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Can China Save the World Economy?

Economics / China Economy Jun 14, 2010 - 03:16 PM GMT

By: Graham_Summers


Best Financial Markets Analysis ArticleNope. No chance.

For starters, let’s look at the basic numbers. China’s GDP is now $4.3 trillion, making it the fourth largest economy in the world. However, there’s a HUGE drop off from the first two economies (Europe $16.4 trillion and the US $14.2 trillion) to the third and fourth (Japan $5.0 trillion and China $4.3 trillion). 

As an aside, YES I know that Europe’s economy, and the US’s for that matter, is a disaster. But for now, let’s just focus on China’s role in the world.

Based strictly on plain GDP numbers, the idea that China could somehow pull the Europe and the US’s economies (let alone the rest of the world) into growth is ridiculous. China’s GDP is less than one sixth of the two largest economies’ combined GDPs.  The idea that this country could somehow grow so rapidly as to move the other two economies is like saying that one leg from the knee down could take your entire body for a walk.

It just ain’t gonna happen.

But let’s ignore this for now and take a look at China’s “incredible” GDP growth in 2009: the year the whole world proclaimed that China would lead us out of recession.

China’s stimulus program for that year was $586 billion. That’s the equivalent of 13% of China’s GDP. In plain terms, that’s HECK of a lot of money thrown at the economy. It’d be like the US throwing $1.86 trillion at its economy (more than twice what we did).

Remember, China measures GDP in terms of production, not sales or revenue generated. So if they build a $1 billion skyscraper that no one rents, it counts as $1 billion in GDP growth. With this in mind, is it any wonder that China’s 2009 GDP numbers were incredible? Think about the impact that $586 billion stimulus package had on China’s economy. Just the stimulus alone could account for 10% GDP growth (again, $586 billion out of $4.3 trillion is 13%).

But let’s assume not all of China’s stimulus went straight to GDP. So where did the GDP growth come from? Well, 36% of China’s economy is based on exports. But with  its largest trading partner (the US accounts for 17% of Chinese export trade) NOT in economic recovery (unless you count imaginary jobs and accounting BS as economic growth), it’s tough to stomach China’s “miracle” growth coming from that.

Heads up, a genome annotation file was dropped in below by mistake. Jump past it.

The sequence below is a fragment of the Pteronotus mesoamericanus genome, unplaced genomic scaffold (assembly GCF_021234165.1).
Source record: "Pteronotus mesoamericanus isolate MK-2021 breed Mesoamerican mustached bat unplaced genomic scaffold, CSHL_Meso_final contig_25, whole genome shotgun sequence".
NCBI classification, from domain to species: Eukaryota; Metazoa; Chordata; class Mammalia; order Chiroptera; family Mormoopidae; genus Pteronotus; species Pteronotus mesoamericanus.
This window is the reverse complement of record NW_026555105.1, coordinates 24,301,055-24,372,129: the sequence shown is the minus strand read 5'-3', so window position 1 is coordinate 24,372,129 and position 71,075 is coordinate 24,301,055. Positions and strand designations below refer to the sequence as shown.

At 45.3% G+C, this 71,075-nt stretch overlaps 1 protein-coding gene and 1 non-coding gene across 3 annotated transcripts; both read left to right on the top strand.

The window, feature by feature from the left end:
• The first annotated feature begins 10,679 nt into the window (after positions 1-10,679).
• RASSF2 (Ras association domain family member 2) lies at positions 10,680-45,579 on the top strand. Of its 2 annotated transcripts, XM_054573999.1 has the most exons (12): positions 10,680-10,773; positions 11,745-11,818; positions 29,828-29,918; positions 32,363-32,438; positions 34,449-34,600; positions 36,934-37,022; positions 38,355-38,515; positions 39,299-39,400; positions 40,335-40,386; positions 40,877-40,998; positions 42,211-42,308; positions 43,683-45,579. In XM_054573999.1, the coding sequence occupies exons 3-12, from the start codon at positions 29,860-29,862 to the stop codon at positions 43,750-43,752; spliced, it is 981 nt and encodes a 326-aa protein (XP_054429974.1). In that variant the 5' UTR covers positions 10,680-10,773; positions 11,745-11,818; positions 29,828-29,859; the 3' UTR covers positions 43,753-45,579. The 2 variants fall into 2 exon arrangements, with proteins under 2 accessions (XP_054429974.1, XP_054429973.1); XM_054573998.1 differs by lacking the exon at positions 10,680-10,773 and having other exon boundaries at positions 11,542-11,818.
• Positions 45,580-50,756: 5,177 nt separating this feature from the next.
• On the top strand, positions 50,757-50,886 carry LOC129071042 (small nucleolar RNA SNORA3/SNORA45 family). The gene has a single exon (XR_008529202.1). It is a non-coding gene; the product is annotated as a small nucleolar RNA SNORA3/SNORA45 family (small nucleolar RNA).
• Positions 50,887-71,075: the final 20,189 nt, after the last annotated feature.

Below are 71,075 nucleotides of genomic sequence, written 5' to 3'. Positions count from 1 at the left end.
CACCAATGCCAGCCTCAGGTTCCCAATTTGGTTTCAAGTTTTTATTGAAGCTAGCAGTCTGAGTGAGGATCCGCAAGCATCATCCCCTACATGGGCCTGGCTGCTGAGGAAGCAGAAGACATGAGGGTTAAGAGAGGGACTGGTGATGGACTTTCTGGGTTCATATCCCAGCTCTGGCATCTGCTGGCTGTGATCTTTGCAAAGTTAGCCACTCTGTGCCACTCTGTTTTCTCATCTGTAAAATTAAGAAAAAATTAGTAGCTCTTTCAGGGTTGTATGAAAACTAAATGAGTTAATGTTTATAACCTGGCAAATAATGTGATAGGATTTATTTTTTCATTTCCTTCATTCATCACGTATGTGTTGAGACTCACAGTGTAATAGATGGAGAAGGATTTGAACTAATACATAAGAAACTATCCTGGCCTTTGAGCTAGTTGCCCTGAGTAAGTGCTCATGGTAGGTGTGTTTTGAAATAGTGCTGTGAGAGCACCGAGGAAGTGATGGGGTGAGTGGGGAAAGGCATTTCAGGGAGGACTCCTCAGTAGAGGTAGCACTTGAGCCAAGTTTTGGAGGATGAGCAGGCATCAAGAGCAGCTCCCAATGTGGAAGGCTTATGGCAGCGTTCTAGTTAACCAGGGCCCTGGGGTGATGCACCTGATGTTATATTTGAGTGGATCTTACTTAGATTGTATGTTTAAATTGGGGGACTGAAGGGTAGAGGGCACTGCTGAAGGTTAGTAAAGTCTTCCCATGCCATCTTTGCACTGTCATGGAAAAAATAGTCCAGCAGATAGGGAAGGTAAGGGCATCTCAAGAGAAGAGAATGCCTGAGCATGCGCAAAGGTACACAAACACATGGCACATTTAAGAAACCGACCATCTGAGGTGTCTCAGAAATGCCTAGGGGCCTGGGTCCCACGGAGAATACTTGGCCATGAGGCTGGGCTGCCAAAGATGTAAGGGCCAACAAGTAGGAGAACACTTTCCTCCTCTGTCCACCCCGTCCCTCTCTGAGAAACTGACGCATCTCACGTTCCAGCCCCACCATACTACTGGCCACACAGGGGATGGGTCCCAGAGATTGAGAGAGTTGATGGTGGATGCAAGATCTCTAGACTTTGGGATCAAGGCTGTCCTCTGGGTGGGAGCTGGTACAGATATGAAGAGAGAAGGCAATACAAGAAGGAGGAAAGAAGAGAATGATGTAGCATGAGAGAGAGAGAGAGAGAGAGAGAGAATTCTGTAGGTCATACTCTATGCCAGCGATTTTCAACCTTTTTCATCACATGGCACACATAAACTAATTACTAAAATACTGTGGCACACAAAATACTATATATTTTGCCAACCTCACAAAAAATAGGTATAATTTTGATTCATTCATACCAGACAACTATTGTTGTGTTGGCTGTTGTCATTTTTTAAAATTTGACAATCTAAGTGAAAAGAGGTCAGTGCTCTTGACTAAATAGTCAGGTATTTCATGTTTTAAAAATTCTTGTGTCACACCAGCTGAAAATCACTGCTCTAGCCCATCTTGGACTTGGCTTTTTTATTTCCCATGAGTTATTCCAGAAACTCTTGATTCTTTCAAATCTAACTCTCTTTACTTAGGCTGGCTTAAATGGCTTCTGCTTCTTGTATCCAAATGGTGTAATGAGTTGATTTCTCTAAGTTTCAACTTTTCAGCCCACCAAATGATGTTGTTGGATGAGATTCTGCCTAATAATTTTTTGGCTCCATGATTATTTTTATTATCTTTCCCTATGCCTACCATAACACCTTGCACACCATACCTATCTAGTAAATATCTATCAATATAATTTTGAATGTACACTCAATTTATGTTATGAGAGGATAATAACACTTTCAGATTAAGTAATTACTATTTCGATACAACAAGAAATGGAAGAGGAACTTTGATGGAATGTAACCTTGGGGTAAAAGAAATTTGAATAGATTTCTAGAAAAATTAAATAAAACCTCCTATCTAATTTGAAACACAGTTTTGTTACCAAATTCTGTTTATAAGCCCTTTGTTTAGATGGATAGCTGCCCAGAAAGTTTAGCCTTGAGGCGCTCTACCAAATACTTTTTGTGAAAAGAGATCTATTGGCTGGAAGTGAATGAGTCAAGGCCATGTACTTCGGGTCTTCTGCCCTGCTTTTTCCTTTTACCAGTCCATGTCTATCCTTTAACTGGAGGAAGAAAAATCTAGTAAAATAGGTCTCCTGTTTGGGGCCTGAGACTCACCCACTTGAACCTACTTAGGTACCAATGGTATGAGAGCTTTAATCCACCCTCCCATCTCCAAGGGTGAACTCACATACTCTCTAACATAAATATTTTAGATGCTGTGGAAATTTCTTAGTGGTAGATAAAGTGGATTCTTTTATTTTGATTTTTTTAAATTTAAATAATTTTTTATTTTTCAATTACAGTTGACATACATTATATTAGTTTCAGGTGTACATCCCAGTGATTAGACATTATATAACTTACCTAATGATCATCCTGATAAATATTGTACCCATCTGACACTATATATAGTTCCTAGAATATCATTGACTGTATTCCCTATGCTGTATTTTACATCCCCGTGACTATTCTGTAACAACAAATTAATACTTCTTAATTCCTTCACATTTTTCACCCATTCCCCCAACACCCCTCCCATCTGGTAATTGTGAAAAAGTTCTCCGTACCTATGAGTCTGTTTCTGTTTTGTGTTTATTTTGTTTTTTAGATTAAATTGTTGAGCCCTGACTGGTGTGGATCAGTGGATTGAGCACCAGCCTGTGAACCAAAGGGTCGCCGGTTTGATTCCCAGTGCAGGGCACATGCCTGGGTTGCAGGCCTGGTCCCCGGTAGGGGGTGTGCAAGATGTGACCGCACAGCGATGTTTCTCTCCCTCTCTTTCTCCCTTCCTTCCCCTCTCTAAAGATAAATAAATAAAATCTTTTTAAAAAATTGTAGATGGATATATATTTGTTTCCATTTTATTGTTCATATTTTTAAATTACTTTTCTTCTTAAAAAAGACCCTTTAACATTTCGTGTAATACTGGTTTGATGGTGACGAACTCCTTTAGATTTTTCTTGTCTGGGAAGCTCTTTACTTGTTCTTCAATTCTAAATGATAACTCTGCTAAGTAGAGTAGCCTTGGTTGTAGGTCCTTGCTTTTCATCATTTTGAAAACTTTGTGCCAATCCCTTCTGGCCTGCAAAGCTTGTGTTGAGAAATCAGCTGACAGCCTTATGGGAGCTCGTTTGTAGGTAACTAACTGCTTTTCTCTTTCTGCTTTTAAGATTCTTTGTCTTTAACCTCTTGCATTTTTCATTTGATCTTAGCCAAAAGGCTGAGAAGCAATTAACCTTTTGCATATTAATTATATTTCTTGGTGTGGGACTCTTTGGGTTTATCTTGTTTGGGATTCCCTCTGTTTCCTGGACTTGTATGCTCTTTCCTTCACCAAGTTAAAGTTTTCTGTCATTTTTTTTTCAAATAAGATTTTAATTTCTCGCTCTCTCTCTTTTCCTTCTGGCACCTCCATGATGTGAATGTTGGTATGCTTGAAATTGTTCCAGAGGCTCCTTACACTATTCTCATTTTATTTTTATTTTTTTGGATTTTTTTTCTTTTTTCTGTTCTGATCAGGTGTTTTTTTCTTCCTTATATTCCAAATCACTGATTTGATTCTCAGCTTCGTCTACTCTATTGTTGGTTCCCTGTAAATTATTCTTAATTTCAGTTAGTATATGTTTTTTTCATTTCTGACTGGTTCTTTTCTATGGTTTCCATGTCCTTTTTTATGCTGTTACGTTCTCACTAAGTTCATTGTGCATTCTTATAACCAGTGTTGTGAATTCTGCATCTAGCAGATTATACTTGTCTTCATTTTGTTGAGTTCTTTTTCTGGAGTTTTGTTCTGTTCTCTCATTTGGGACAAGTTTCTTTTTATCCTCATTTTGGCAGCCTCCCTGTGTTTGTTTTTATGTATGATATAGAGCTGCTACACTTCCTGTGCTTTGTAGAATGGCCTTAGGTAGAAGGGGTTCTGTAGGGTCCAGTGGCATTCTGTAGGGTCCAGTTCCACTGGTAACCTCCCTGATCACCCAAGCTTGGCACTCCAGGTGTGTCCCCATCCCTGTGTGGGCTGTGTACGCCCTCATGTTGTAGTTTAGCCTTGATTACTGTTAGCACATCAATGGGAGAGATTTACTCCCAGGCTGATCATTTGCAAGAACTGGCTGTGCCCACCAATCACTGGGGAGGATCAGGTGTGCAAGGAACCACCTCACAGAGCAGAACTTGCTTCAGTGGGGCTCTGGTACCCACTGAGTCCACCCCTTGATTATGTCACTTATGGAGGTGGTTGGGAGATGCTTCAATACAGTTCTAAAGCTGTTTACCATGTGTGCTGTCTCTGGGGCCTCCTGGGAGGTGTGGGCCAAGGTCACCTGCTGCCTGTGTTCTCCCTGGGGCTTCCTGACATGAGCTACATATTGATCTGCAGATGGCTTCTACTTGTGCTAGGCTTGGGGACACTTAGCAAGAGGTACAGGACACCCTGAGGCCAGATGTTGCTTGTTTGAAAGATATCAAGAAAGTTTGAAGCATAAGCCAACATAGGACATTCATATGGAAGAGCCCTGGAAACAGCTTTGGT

What about domestic demand? Isn’t China shifting its economy away from exports and into domestic consumption? Yes it is. However, the average Chinese worker makes $5-6K per YEAR. The idea that these folks will start loading up on Big Macs and Starbucks’ lattes is ridiculous. Yes, I realize that Big Macs cost $2 in China vs. $4 in the US. But that’s only a 50% price difference for an economy in which the average person earns 1/10th as much as the average US worker. And don’t Chinese workers save 20% of their incomes? That means only $4-4.8K in disposable income, much of which goes to rent and food.

Again, how are you going to get miracle GDP growth out of that?

Finally, and this is a bit of an umbrella argument (one that encompasses everything), China is a centrally controlled, state-run economy. I know, that many commentators like to proclaim China as the ultimate Mecca of capitalism, but the facts are that state-owned enterprises (SOEs) control over 50% of ALL industrial assets in China and account for 30% of Chinese GDP. Again, China remains a state-run economy.

In a state-run economy, when the government says to do something, you do it. Case in point, when the Chinese government told state-owned banks to start lending, they did in a BIG WAY (unlike in the US where we funnel $ trillions into banks, ask them to lend, and then sit and watch them pass out this money to their employees in record bonuses).